Monthly Archives: April 2009

The Guy who Questioned Zubaydah

It’s fun watching the Democrats in Congress scrambling for cover against complicity in torture. They’re all claiming ignorance, but they knew what was going on. Round ’em all up. That includes you, Nancy.

Ali Soufan was an FBI official who interrogated Abu Zubaydah for three months, March-June 2002, as well as other captured terrorists. He wrote a fascinating op-ed piece for the New York Times, dated April 22, called “My Tortured Decision.” Some of his comments:

  • Zubaydah cooperated under traditional (and legal) FBI interrogation methods. He revealed that Khalid Shaikh Mohammed materminded 9/11, told about “dirty bomber” Jose Padilla, and gave up much more actionable intelligence. Dick Cheney and others say this info came only from “enhanced” interrogation.
  • All information gained from Zubaydah using “enhanced interrogation techniques” had already been obtained, or could have been obtained, using traditional interrogation methods.
  • “Using these alternative methods on other terrorists backfired on more than a few occasions.”
  • Info leading to the capture of Mohammed’s top aide Ramzi bin al-Shibh didn’t come from waterboarding Zubaydah, as is being claimed, but came from another terrorist interviewed using traditional methods.
  • Since the FBI refused to participate in torture, agents who knew the most about the terrorists (because the FBI specializes in counter-terrorism) had no part in the investigations once the CIA took over (which is what Dick Cheney wanted). Soufan himself was pulled out because, as his superiors told him, “We don’t do that.”
  • “It was the right decision to release these memos, as we need the truth to come out.”
  • He opposes prosecuting CIA officials. “Almost all the agency officials I worked with on these issues were good people who felt as I did about the use of enhanced techniques: it is un-American, ineffective and harmful to our national security.”
  • Reading between the lines of the memos, “it seems clear that it was contractors, not C.I.A. officers, who requested the use of these techniques.”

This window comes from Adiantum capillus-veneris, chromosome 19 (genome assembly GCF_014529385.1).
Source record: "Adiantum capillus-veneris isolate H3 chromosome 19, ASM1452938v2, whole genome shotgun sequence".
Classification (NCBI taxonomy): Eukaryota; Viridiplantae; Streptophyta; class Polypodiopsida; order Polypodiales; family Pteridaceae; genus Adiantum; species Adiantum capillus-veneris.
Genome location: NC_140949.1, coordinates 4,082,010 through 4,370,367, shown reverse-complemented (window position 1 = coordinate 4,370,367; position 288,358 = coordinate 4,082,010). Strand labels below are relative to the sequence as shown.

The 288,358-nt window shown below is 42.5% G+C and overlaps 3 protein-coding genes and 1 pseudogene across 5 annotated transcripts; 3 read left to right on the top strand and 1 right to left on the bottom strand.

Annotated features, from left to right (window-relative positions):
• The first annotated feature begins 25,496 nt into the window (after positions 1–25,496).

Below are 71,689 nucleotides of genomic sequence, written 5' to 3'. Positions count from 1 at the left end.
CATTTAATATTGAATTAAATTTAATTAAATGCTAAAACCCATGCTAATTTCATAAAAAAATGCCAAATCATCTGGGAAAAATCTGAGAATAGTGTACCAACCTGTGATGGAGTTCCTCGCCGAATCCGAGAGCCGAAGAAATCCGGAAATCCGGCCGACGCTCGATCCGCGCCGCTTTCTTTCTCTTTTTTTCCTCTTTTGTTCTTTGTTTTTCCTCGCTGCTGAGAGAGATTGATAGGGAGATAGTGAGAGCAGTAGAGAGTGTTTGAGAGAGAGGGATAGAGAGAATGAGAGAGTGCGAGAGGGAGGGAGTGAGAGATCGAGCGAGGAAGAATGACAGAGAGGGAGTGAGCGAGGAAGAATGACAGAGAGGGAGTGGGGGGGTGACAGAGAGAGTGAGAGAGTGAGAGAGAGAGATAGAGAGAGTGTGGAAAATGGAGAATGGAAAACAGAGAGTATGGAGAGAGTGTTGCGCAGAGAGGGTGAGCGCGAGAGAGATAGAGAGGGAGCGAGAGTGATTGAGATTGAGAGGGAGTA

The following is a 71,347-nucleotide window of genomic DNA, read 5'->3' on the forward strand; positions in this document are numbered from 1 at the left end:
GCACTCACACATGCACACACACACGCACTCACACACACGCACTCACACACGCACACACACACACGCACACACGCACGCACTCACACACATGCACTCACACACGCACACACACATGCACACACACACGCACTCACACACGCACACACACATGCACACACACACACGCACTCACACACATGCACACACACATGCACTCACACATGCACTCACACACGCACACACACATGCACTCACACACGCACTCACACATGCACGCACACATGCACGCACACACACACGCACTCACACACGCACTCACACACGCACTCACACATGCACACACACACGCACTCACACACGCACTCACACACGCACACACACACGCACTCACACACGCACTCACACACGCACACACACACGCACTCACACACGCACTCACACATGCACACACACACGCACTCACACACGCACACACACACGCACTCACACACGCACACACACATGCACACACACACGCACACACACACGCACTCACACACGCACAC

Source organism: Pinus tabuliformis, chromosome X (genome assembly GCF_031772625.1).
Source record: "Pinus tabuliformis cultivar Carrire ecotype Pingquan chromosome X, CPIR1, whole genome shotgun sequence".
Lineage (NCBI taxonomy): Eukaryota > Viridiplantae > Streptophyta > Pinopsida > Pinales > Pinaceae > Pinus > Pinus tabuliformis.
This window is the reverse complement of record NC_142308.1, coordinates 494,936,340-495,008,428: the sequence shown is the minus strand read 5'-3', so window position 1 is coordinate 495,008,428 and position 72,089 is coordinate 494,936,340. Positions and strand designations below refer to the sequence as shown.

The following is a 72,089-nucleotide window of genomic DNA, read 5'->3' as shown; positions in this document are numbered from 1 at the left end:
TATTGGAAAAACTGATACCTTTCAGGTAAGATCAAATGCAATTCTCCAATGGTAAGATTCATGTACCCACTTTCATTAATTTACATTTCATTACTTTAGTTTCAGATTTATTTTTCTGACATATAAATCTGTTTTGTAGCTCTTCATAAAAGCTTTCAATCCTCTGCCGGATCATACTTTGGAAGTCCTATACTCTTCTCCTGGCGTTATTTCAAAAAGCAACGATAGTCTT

• “We must ensure that the mistakes behind the use of these techniques are never repeated. We’re making a good start.”

Jane Mayer’s book, “The Dark Side,” gives a thorough account of Zubaydah’s capture (he was severely wounded) and subsequent interrogation–first by the FBI, then by the CIA. Keith Olberman seems to have discovered the book. He used lots of info from it tonite on his show (and weakly defended the claims of Democrats that they didn’t know anything).

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George Washington Set the Standard


George Washington, in 1775, complained to his British counterpart about the poor treatment of American POWs. He threatened to treat British soldiers the same way, but admitted he couldn’t. Instead, though the Colonials were on the run and fighting a desperate war against a world-class army, Washington insisted that British captives be treated humanely. 

In the Revolutionary War, George Washington took the high ground. Our Declaration of Independence, which he signed, said that ALL people–not just US citizens (who really didn’t even exist yet)–were endowed with inalienable rights. Whether American, British,  Hessian, or whatever, every human being deserved to be treated humanely.

He wrote to his troops in September 1775, “Should any American soldier be so base and infamous as to injure any [prisoner]. . . I do most earnestly enjoin you to bring him to such severe and exemplary punishment as the enormity of the crime may require. Should it extend to death itself, it will not be disproportional to its guilt at such a time and in such a cause… for by such conduct they bring shame, disgrace and ruin to themselves and their country.”

Mistreating prisoners was, to Washington, a war crime. And he was okay with executing American soldiers who violated this standard, because in mistreating prisoners, you shame and disgrace your country.

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Book: The Dark Side

darkside.jpegTorture is back in the news, big-time, with the release of Bush Administration memos about torture. Obama says that all of this information has already been publicly available, and he’s right. I’ve been reading this stuff for years. Numerous books are available in bookstores (Bob Woodward wrote four books on the subject of “Bush at War”). In the material now being released, I’m seeing very little that is new to me.